November 26, 1960

Grim news appeared the morning before the Raiders were to play the Chargers in Los Angeles. Starting end Ralph Anderson was found dead at his girlfriend’s apartment following an evening spent at the movies with teammate Ron Botchan and their dates. The cause of death was not immediately known, but Anderson was a diabetic and his position coach, Al Davis, said he had had a diabetic attack in the recent past.

The Chargers team was in shock. They tried to have a pregame practice but had to stop after 15 minutes. “We couldn’t go through with it,” said head coach Sid Gillman. “I don’t know how we’ll be able to get these boys in any kind of mental shape at all for Sunday’s game against Oakland. Ralph’s death has put 34 other players and five coaches in a state of shock that will take days to overcome.”

This would be the second time this season the Raiders were to face an opponent following the death of one of their team members. In October, the Raiders played the Titans after guard Howard Glenn died following a neck injury suffered against the Oilers.

Despite the news, the game would go on and the teams had much to play for. “If we win, we’re tied with LA and then we meet them at home,” said Eddie Erdelatz. “If we lose, we’re two games out and in this tight race that could be too much to make up with just three games left after tomorrow. I’m real proud of this team. They’ve been bouncing back all year and have fought hard in every game. They’ve done everything I’ve asked them to and win, lose, or draw against LA, I think we have a great outfit.”

Talking of the Chargers, who were coming off a 32-3 loss to the Bills, Erdelatz said, “Buffalo was really up for the game. We had thumped them pretty good the week before and they went into the Charger game with blood in their eyes. I don’t think LA was prepared for such a tough contest. This week, it is the Chargers who are near the boiling point, which means they’ll be tougher than usual for us.”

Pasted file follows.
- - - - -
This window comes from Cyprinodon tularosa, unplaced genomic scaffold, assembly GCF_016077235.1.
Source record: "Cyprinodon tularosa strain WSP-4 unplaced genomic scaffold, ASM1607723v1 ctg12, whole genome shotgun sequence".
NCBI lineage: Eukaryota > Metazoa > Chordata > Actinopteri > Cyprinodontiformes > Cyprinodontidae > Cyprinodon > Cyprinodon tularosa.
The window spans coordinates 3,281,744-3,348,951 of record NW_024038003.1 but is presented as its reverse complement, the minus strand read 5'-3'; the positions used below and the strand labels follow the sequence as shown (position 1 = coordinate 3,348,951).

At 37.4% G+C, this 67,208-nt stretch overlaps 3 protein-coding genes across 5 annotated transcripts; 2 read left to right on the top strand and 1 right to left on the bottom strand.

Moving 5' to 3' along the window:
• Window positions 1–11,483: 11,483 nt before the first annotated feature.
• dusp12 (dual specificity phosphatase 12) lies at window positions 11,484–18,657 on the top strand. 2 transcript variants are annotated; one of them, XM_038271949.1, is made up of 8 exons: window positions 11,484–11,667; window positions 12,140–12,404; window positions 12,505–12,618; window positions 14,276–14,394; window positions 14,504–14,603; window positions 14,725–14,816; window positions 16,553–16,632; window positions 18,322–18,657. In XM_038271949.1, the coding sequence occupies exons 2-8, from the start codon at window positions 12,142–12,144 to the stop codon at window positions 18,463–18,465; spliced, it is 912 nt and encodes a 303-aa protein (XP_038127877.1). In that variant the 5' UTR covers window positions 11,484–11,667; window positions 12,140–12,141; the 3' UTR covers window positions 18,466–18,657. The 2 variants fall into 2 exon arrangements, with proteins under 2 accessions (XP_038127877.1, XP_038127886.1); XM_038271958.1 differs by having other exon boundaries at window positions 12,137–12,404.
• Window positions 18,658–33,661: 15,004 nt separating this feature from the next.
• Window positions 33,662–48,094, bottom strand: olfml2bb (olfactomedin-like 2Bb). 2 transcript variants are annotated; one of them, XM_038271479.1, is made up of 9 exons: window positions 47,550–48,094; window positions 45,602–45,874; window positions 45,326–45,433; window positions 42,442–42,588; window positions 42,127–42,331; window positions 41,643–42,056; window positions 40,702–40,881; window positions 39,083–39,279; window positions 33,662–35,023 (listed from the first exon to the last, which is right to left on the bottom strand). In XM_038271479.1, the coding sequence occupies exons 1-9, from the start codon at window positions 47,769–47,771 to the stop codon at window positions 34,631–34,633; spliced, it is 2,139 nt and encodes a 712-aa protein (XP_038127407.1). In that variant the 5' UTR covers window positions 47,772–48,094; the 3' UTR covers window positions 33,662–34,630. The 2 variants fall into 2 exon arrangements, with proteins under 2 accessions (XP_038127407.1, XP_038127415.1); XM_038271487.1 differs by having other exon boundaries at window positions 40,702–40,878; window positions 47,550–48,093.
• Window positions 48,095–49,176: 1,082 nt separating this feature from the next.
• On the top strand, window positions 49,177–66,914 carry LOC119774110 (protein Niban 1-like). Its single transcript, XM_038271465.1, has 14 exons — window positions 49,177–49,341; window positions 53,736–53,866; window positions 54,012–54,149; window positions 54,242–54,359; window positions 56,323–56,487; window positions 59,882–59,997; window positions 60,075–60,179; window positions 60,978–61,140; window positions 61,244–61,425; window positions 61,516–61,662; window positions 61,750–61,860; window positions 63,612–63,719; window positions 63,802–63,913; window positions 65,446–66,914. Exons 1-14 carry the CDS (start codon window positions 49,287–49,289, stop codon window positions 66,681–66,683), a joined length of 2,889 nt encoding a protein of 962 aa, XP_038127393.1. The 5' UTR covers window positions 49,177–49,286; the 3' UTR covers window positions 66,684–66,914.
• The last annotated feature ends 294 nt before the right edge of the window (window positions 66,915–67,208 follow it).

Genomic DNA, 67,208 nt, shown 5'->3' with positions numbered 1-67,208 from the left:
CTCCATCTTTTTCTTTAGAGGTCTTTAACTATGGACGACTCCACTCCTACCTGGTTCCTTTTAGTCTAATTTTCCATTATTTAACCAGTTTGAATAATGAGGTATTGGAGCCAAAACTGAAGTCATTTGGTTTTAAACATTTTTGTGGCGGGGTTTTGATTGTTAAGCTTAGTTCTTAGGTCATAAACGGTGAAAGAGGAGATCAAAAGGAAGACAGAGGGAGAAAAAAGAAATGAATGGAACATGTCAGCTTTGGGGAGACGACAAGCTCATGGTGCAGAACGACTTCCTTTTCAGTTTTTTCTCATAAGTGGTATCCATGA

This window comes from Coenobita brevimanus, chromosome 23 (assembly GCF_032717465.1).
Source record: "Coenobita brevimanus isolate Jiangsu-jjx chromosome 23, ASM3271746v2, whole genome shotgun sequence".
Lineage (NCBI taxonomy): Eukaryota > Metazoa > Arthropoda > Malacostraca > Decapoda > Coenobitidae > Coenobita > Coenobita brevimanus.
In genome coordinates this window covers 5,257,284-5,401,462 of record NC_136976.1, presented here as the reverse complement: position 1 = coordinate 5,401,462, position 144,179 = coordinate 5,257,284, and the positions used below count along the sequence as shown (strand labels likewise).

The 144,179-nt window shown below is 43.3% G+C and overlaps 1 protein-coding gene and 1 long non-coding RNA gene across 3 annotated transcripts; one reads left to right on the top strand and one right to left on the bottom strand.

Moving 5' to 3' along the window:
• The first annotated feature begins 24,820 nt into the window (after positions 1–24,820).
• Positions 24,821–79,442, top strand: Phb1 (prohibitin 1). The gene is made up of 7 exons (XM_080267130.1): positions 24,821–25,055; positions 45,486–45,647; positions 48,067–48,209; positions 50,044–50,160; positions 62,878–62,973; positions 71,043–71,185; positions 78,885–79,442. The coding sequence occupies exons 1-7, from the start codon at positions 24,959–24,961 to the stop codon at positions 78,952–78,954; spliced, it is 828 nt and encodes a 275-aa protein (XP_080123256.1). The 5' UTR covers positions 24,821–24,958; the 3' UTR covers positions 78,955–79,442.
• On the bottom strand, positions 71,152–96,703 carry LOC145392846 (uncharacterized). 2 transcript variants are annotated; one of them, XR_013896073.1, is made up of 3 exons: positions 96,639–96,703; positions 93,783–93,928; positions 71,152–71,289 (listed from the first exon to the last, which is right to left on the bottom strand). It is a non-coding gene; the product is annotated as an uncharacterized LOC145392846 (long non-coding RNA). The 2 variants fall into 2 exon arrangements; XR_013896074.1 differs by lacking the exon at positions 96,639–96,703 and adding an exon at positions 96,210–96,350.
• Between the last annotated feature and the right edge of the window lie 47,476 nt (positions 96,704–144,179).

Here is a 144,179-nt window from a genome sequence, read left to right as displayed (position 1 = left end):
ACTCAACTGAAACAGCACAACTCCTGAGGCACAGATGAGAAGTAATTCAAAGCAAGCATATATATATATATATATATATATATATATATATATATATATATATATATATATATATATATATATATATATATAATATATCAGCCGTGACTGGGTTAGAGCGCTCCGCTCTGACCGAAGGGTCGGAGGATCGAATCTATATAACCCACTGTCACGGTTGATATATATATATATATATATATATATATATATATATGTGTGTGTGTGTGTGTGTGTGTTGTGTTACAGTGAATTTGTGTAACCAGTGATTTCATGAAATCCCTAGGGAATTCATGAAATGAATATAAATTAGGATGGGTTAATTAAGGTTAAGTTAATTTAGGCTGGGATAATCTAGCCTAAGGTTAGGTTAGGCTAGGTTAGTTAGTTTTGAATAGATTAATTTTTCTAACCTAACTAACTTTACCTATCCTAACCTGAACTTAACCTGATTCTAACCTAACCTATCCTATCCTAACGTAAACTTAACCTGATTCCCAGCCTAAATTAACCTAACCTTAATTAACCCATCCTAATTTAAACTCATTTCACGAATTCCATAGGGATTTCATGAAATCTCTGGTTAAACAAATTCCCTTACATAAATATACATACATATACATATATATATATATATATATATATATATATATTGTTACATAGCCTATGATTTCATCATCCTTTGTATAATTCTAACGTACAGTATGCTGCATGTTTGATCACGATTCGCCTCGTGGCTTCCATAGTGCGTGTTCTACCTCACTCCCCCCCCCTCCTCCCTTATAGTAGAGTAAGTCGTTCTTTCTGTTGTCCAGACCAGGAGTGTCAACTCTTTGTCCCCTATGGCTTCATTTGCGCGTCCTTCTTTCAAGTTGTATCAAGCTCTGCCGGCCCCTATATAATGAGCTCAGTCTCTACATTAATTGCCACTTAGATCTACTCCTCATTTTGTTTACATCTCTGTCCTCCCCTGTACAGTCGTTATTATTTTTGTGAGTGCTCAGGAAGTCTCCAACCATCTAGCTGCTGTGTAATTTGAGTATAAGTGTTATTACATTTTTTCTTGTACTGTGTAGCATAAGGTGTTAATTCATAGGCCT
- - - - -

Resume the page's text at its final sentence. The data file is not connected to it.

Three Raider players — Jetstream Smith, Riley Morris, and Billy Reynolds — were looking forward to taking on the team that had rejected them in the preseason. Reynolds had particularly aggrieved tale to tell. “It’s not so much that they cut me,” said Reynolds, “but the day before they put me on waivers, I checked with coach Sid Gillman on my status. I wanted to know if it would be wise for me to bring my family out West. Sid told me, ‘Sure, Bill, bring ‘em out,’ and then the next day, I’m on waivers.”

Long Beach Independent Press-Telegram
Oakland Tribune
United Press International

October 28, 1960

Final statistics

On a rainy Friday night in the Big Apple, the Raiders staged a ten-point comeback in the fourth quarter to beat the New York Titans, 28-27, before 10,000 spectators at the Polo Grounds. The Raiders entered the game coming off their worst loss ever, a 38-9 beating at the hands of the Bills. At 3-4, they had fallen back to the pack after challenging the Broncos for the Western Division lead just a week ago. They did come into the game mostly healthy, though. Larry Barnes, Tom Flores, and Charley Powell had all been suffering from various forms of mild illness in recent days but would be ready to go at game time. Read more “October 28, 1960”